Root canal hazards and Root canal complications

Root canal procedures are sometimes a necessary part of dental care. However, sometimes there are complications after root canal, which impact the aftercare for patients.

In one instance the dentist may begin a root canal with the hope that the tooth decay hasn’t killed the tooth and extensively damaged the crown and roots. Despite any good intentions when entering the tooth he may be faced with a situation that calls for an extraction of the tooth. Another root canal complication will include accidental situations during the procedure such as a root perforation or when the pulp chamber in the crown is perforated.

Dead teeth are brittle and a vertical root fracture can happen during the procedure. If the fractured root can be removed while the rest of the roots remain they may restore the tooth. One last complication is when a prepared root is not filled properly. This can be in the form of an under-fill or over-fill. A common problem is when a patient does not return to have the procedure completed. Occasionally the body will cause root resorption or root canal pain and in these cases it is important to return to the dentist.

In some cases root canal complications include pain and inflammation from oxygen in the air, which causes bacteria to start growing. Bacteria can get pushed out through the tips of the roots. Sometimes during a root canal procedure bacteria will get pushed out into the surrounding tissue. When this happens the surrounding tissue will become inflamed and possibly infected.

A root canal treatment can puncture the side of the tooth if the canal is cured or if the canal can’t be located. The instruments are flexible so as they bend they may make a small hole in the side of the tooth. If saliva can get into the hole, the tooth may have to be extracted. If the hole is under the gum line and the saliva can’t reach it the hole may heal on it’s own.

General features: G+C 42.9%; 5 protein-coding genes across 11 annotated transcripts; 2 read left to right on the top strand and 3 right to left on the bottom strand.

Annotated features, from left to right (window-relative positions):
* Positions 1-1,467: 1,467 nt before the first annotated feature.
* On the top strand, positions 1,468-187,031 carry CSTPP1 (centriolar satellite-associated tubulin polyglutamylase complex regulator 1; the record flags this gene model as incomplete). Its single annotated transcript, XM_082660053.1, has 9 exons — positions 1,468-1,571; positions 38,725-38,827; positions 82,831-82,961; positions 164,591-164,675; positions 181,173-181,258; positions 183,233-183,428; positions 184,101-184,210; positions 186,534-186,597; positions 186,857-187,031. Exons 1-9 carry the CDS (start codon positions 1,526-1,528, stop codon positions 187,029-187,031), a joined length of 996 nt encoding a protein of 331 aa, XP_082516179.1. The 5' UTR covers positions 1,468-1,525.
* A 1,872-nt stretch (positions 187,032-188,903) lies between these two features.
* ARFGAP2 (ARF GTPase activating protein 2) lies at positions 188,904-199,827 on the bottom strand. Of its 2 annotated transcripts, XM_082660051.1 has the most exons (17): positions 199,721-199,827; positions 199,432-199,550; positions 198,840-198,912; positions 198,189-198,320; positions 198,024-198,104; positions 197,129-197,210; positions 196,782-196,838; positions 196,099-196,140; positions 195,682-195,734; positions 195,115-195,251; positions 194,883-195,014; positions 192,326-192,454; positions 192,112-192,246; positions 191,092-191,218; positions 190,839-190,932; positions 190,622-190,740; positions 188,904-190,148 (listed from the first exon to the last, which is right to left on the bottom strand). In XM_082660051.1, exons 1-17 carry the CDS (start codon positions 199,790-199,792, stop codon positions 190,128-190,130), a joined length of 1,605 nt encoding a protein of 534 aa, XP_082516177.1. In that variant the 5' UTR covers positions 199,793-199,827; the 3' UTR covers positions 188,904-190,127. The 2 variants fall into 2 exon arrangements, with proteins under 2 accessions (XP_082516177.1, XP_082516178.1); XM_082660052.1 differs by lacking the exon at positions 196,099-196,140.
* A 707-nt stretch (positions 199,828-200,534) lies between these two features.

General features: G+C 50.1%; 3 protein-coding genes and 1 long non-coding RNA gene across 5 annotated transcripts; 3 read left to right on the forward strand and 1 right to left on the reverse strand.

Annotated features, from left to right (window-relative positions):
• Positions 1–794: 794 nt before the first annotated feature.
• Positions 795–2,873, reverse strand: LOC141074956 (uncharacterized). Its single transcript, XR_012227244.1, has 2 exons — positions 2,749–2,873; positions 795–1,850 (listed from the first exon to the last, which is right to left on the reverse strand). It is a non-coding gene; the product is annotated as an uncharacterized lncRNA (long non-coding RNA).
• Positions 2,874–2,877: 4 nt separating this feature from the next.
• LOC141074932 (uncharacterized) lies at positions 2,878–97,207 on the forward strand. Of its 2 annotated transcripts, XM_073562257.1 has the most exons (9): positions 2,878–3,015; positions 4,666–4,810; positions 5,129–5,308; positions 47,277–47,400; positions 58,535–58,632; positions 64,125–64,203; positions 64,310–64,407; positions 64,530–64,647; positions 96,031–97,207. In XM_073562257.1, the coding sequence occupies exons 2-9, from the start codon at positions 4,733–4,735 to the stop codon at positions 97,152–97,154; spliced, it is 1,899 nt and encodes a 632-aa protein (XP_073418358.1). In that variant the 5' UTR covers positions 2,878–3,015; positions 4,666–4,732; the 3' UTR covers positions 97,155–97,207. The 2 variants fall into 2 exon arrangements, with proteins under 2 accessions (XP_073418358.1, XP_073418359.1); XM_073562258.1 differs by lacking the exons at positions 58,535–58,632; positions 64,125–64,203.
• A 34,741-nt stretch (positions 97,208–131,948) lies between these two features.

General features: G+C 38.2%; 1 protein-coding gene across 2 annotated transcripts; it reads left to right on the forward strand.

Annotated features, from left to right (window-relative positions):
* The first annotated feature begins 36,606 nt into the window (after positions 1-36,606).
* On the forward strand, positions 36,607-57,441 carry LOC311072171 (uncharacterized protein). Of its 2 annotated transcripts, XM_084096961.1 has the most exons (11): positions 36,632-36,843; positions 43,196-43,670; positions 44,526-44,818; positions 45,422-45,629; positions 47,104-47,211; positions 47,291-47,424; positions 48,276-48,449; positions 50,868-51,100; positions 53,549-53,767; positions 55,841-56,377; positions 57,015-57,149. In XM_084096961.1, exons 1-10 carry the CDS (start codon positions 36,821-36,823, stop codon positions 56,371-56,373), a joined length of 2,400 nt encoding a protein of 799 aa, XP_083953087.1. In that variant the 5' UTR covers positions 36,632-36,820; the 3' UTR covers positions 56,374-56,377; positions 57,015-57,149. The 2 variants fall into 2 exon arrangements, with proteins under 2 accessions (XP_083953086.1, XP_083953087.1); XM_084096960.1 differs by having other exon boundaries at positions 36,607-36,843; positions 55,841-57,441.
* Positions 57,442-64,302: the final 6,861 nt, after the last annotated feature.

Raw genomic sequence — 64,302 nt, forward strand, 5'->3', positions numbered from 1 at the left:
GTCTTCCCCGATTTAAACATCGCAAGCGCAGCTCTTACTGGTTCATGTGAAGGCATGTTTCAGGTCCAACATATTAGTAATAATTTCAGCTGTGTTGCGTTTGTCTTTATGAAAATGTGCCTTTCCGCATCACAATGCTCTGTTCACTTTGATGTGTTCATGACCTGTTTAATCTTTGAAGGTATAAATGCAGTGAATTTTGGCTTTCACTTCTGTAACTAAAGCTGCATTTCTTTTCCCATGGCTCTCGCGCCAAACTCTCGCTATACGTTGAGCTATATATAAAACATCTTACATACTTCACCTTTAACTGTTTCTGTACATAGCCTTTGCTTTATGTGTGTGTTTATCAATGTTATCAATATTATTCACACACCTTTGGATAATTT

Another root canal complication may be that the root canal may be missed or not fully cleaned out. If the canal isn’t located and cleaned out the tooth can remain infected and it will have to be repeated. This can happen if the canal isn’t measured correctly and pieces of infected pulp are left near the bottom.

One of the most commonly thought of root canal complications is pain. Many times you won’t experience pain after a root canal because the procedure and pain treatment has been improved to a large degree. Your dentist will completely numb the area and give you medications for pain control afterwards.

While the number of root canal complications may be large the number of times they occur are small. Dental care has improved and progressed to the point where the rate of side effects, hazards and complications are minimal. 10 years ago this may have not been the case but today dental procedures don’t hold the same fear as before since anesthesia and the procedures have advanced significantly.

RESOURCES

MayoClinic: Root Canal Treatment
http://www.mayoclinic.com/health/root-canal/DE00010
American Association of Endodontists: Root Canals
http://www.aae.org/patients/treatments-and-procedures/root-canals/root-canals.aspx?gclid=CO2P7JH8srsCFU_NOgod1mUA9A
International Endodontic Journal: Neurological Complications Follwoing Extrusion of Sodium Hypochorite Solution During Root Canal Treatment
http://www.ncbi.nlm.nih.gov/pubmed/16218978

International Endodontic Journal: Complications During Root Canal Irrigation
http://www.ncbi.nlm.nih.gov/pubmed/11307434
American Dental Association: Serious Complication of Endodontic Infections
http://www.ada.org.au/app_cmslib/media/lib/0610/m30096_v1_632975584544816250.pdf
Colgate: Root Canal Complication What You Need to Know
http://www.colgate.com/app/CP/US/EN/OC/Information/Articles/ColgateNewandNow/Personal/2013/July/article/SW-281474979180136.cvsp
NYU Langone Medical Center: Root Canal Treatment
http://www.med.nyu.edu/content?ChunkIID=14860

Mercola: 97% of Terminal Cancer Patients Previously had this Dental Procedure
http://articles.mercola.com/sites/articles/archive/2012/02/18/dangers-of-root-canaled-teeth.aspx

Please like & share:

Enjoy this blog? Please spread the word :)